These barriers, which would be placed below lock and dam 14 or 15 (just north of Davenport, Iowa) and lock and dam 11 (just north of Dubuque, Iowa), might use bubbles and sounds to stop the fish from entering the open locks. The fish could be directed into pools where commercial fishermen could harvest them. (Similar barriers are already used on a smaller scale to keep fish away from water intake pipes at power plants.) Minnesota Department of Natural Resources employees are looking at a variety of different technologies, trying to find one that's as selective as possible. The idea is to find something that will deter the carp, but not the paddlefish and other species that ecologists want migrating up the river, many of which are threatened or endangered.

How big is the invasive carp problem? That's a little unclear. So far, two species of the fish--bighead and silver carp--have escaped from southern fish farms and moved north along the Mississippi and its tributaries. A third species, black carp, has been caught in several areas, but scientists don't know if it's reproducing. One bighead carp was caught in Lake Pepin (south of the Twin Cities) in the fall of 2003, but no others have since been reported.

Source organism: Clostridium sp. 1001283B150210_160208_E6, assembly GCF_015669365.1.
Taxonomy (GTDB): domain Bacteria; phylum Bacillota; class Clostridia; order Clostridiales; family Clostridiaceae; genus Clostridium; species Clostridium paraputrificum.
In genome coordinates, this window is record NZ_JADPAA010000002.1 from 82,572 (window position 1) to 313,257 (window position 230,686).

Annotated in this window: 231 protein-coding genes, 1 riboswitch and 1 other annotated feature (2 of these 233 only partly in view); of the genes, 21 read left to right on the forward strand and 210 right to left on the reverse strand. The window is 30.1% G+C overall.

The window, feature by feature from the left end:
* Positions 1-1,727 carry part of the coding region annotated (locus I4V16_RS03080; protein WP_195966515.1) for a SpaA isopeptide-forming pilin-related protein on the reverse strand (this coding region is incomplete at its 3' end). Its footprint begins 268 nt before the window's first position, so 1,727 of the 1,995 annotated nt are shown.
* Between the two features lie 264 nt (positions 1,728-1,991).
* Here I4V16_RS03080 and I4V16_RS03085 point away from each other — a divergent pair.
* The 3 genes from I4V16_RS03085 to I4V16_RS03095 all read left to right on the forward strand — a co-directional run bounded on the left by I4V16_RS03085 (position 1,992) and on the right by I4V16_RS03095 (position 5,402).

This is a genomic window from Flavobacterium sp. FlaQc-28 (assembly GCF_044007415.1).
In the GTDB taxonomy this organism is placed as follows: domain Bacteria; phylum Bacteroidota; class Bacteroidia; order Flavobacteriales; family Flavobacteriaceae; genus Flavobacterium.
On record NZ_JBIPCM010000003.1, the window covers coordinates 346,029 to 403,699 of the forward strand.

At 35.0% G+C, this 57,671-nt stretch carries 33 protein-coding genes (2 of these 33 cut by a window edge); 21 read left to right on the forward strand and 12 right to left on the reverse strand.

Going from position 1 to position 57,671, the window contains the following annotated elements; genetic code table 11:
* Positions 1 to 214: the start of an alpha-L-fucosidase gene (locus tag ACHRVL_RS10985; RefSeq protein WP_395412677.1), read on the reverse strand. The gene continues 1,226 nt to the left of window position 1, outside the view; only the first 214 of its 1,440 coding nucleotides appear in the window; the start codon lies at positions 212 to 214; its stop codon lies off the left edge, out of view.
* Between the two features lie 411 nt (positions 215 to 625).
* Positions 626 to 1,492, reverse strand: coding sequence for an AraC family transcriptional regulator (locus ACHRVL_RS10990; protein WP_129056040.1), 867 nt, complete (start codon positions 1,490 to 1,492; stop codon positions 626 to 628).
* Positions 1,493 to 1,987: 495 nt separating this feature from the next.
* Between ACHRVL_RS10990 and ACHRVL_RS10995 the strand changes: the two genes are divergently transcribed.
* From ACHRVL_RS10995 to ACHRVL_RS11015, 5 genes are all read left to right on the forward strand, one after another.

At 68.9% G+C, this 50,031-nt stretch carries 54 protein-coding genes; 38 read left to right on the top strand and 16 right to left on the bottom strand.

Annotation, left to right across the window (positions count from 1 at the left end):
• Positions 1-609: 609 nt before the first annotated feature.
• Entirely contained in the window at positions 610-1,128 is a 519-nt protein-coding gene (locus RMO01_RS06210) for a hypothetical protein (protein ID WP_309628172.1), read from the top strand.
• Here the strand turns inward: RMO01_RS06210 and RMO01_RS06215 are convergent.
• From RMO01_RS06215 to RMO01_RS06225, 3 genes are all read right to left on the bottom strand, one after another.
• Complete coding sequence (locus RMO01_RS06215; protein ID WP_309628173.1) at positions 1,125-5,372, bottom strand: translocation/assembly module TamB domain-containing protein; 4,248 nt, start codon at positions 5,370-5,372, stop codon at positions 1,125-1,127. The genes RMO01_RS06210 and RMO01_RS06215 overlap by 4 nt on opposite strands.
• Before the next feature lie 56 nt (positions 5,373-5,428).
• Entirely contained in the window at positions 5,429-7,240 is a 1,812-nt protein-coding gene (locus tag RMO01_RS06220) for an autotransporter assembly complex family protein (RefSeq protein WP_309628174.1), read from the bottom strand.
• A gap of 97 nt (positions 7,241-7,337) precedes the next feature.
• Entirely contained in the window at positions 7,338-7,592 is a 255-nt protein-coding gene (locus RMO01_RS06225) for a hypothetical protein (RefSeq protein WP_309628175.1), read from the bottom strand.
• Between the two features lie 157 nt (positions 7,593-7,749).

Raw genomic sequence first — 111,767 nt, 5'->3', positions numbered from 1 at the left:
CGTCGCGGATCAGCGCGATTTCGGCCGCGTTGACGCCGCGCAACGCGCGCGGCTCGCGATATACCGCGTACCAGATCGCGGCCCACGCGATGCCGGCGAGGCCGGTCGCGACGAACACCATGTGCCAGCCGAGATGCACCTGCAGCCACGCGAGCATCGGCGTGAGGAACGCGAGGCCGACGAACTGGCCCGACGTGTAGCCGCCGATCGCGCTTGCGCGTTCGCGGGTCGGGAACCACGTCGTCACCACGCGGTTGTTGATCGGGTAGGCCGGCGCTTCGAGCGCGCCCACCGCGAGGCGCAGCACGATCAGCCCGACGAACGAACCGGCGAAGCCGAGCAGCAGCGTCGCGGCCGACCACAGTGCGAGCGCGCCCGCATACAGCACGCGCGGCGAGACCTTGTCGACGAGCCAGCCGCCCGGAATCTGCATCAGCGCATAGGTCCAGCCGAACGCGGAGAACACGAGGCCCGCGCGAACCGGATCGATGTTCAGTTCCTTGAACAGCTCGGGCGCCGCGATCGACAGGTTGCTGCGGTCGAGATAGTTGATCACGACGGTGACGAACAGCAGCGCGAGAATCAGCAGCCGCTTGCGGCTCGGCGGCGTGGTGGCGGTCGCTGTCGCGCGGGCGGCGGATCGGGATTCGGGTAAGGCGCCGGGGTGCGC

But the Upper Mississippi is one of the most pristine of American rivers, and officials are anxious to keep it that way.

Silver and bighead carp can reach more than 50 pounds, and out-compete native species for food such as plankton. Silver carp are also dangerous to recreational boaters and water-skiers, as they jump out of the water when disturbed; they've injured people and damaged equipment.

The University of Minnesota's Bell Museum of Natural History has an invasive carp feature on their "Hot Topic" website.

The Star Tribune has a special feature on invasive species in the Great Lakes.